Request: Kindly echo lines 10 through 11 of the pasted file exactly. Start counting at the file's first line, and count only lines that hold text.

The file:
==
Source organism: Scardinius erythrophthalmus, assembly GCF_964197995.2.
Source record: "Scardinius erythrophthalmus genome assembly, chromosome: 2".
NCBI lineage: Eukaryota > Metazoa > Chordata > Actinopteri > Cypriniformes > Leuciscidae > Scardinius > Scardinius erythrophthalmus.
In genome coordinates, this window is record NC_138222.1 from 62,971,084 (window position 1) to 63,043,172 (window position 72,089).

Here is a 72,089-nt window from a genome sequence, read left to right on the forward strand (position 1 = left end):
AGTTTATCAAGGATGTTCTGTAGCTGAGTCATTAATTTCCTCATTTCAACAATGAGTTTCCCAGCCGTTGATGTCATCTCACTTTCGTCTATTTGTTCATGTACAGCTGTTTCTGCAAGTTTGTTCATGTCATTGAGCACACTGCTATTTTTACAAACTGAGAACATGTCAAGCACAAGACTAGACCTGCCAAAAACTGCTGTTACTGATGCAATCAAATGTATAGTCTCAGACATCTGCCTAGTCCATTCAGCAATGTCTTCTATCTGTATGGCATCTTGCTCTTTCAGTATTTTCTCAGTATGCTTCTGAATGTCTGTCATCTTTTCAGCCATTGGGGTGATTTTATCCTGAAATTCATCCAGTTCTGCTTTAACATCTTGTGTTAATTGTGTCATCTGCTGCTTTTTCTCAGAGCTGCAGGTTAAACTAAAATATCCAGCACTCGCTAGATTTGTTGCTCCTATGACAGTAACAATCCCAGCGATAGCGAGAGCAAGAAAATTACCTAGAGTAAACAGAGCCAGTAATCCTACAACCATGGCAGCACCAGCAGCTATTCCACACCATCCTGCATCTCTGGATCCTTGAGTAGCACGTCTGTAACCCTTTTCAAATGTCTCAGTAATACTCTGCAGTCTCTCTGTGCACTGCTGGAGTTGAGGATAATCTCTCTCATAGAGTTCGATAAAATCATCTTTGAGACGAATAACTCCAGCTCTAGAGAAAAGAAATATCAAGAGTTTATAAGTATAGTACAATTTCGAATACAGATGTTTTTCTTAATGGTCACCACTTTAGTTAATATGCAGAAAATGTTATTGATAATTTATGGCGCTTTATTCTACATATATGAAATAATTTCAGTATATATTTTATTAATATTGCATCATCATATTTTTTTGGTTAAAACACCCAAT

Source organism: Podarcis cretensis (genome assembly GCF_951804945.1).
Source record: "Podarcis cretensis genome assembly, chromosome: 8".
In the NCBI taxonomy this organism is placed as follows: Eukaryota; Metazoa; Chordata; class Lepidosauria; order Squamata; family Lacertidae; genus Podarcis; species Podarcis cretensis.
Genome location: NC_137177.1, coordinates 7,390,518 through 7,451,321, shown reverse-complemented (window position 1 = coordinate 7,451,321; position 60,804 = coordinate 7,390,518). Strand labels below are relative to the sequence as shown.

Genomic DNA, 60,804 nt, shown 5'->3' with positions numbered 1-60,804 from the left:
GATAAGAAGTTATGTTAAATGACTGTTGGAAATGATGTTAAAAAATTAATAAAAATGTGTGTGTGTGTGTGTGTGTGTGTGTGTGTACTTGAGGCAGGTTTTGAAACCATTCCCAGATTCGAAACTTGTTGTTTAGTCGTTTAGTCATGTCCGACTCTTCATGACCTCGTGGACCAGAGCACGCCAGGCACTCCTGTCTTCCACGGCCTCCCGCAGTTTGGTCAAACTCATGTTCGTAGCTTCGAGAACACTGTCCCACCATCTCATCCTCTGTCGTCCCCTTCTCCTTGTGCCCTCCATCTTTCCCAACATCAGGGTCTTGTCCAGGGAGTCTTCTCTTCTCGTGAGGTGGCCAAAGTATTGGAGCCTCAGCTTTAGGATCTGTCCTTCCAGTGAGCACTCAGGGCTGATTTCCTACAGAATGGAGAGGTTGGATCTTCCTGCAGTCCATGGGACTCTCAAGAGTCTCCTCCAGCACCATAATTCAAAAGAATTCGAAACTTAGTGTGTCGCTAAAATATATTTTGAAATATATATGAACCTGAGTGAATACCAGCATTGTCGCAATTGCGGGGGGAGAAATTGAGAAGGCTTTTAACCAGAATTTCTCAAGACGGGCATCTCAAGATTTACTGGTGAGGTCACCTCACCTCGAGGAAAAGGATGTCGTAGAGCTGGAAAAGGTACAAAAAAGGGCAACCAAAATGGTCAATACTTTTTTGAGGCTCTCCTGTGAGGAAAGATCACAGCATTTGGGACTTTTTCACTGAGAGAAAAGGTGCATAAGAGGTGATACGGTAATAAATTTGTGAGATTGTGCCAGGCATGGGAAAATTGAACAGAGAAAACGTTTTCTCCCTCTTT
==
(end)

Genome location: NC_137177.1, coordinates 7,390,518 through 7,451,321, shown reverse-complemented (window position 1 = coordinate 7,451,321; position 60,804 = coordinate 7,390,518). Strand labels below are relative to the sequence as shown.

Genomic DNA, 60,804 nt, shown 5'->3' with positions numbered 1-60,804 from the left: